A Newgen Magazine

Oklahoma voters kick out local official tied to white nationalist

Voters in Enid, Oklahoma, have decisively kicked out a city council member with a history of ties to white nationalist groups from the elected body almost a year after he was admitted.

Judd Blevins lost his position as Enid’s ward 1 council member, according to Oklahoma’s state election board. The move comes months after Blevin was shown to have attended a deadly neo-Nazi rally in Charlottesville, Virginia, in 2017 and was later shown to led an Oklahoma chapter of the white nationalist group Identity Evropa.

Blevins denied he was or ever had been a white supremacist, and said he was motivated by “the same issues that got Donald Trump elected in 2016”.

A small group of 36 Blevins supporters had won him election last year, but he lost Tuesday vote to fellow Republican candidate Cheryl Patterson who had campaigned on a platform of returning Enid to “normalcy” and appears to have defeated Blevins by a 20-point margin amounting, or 268 votes.

In his campaign to maintain his seat on the council after a recall election was approved earlier this year, Blevins noted his achievements, including voting for a movie theater in his ward, storm water drainage improvements and the opening of a branch of the Texas Roadhouse steak restaurant chain.

He’d said voters had elected him “because they believed I was the best candidate who shared their values, their concerns and their hopes for the future of Enid”.

An earlier effort to censure Blevins for failing to explain or apologize for aligning himself with white nationalists collapsed after a fellow commissioner, Derwin Norwood, the only Black member of the city governing body, said he accepted Blevins’ statement that he was opposed “to all forms of racial hatred, racial discrimination and any form of government that would suppress the rights that are enshrined in our constitution”.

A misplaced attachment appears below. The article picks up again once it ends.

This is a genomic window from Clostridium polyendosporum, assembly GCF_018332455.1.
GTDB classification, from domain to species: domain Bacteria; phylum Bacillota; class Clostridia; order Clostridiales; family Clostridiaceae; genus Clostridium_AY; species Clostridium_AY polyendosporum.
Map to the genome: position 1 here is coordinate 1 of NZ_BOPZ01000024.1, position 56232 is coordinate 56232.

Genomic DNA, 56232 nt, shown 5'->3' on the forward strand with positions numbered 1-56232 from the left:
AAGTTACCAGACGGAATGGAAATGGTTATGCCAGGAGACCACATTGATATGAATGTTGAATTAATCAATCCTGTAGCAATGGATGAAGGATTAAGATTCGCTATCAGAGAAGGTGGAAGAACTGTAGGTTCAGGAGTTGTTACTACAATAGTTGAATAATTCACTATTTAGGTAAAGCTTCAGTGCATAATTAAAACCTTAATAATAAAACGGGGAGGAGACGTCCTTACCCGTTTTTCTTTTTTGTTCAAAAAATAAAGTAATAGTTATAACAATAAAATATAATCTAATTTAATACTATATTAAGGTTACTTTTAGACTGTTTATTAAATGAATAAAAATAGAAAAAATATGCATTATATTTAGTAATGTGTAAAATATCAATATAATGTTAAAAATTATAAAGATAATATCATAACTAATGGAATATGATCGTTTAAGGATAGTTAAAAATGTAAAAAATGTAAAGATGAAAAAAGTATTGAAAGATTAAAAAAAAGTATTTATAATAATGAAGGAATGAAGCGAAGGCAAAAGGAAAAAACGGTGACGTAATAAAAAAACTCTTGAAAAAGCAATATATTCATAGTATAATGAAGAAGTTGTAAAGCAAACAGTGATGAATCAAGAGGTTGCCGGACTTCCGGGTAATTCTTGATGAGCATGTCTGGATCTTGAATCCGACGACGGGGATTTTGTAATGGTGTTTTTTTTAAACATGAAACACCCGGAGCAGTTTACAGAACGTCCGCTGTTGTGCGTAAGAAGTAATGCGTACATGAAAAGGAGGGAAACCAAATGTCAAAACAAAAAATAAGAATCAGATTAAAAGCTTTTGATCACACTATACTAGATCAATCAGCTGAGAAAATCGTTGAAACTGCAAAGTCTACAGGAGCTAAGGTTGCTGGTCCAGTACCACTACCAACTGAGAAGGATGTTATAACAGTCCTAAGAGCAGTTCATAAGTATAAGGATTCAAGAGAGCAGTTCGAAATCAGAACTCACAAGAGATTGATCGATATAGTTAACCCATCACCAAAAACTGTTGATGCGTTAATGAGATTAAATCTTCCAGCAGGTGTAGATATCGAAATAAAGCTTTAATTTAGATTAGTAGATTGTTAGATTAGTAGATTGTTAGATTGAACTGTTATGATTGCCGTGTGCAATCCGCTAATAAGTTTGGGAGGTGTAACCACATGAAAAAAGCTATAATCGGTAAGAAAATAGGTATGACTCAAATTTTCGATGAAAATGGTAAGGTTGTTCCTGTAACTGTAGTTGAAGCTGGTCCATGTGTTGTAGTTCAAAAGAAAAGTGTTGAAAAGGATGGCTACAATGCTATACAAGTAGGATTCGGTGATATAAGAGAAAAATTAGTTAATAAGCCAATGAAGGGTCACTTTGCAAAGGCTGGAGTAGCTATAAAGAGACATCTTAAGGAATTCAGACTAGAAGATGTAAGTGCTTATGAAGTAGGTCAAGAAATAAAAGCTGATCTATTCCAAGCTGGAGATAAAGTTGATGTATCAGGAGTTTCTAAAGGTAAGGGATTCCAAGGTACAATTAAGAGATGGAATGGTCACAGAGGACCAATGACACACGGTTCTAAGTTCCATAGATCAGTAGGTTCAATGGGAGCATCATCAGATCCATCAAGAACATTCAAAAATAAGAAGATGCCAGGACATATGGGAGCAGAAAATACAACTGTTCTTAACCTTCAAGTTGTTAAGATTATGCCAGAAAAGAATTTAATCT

But as the election drew close, some claimed that Blevins’ extremist ties had not been severed.

At a public forum last week, his opponent said she believed in “second chances, but my opponent has not been forthcoming in his continued association with members of the white nationalist movement”.

After Tuesday results rolled in, Connie Vickers, a Democrat who campaigned against Blevins, told NBC News: “We won. Blevins lost. Hate lost.” Even on voting day, Blevins said he had a good chance of retaining his seat. “I’m pretty confident I’ll come out on top,” he told the outlet. “And if not, I fought the good fight.”

He said that if he was defeated, he planned to “just go back to private life. Life goes on.”

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But the race between Blevins and Patterson at times grew heated. He disparaged her as a tool of radical social justice campaigners and compared himself to Donald Trump encircled on all sides by a faction of far-left “perverts”. Someone had tried to kill him by cutting a brake line on his pick-up, he claimed.

Blevins’ opponent, meanwhile, campaigned on a platform to restore Enid’s sullied reputation. “It was time to step forward,” Patterson said of her candidacy. “It’s time to restore our reputation.”

“Enid is not a town that promotes white nationalism or white supremacy in any way,” Patterson was quoted by NBC. “And the people are good.”

The Enid election results have yet to be certified, which could happen on Friday.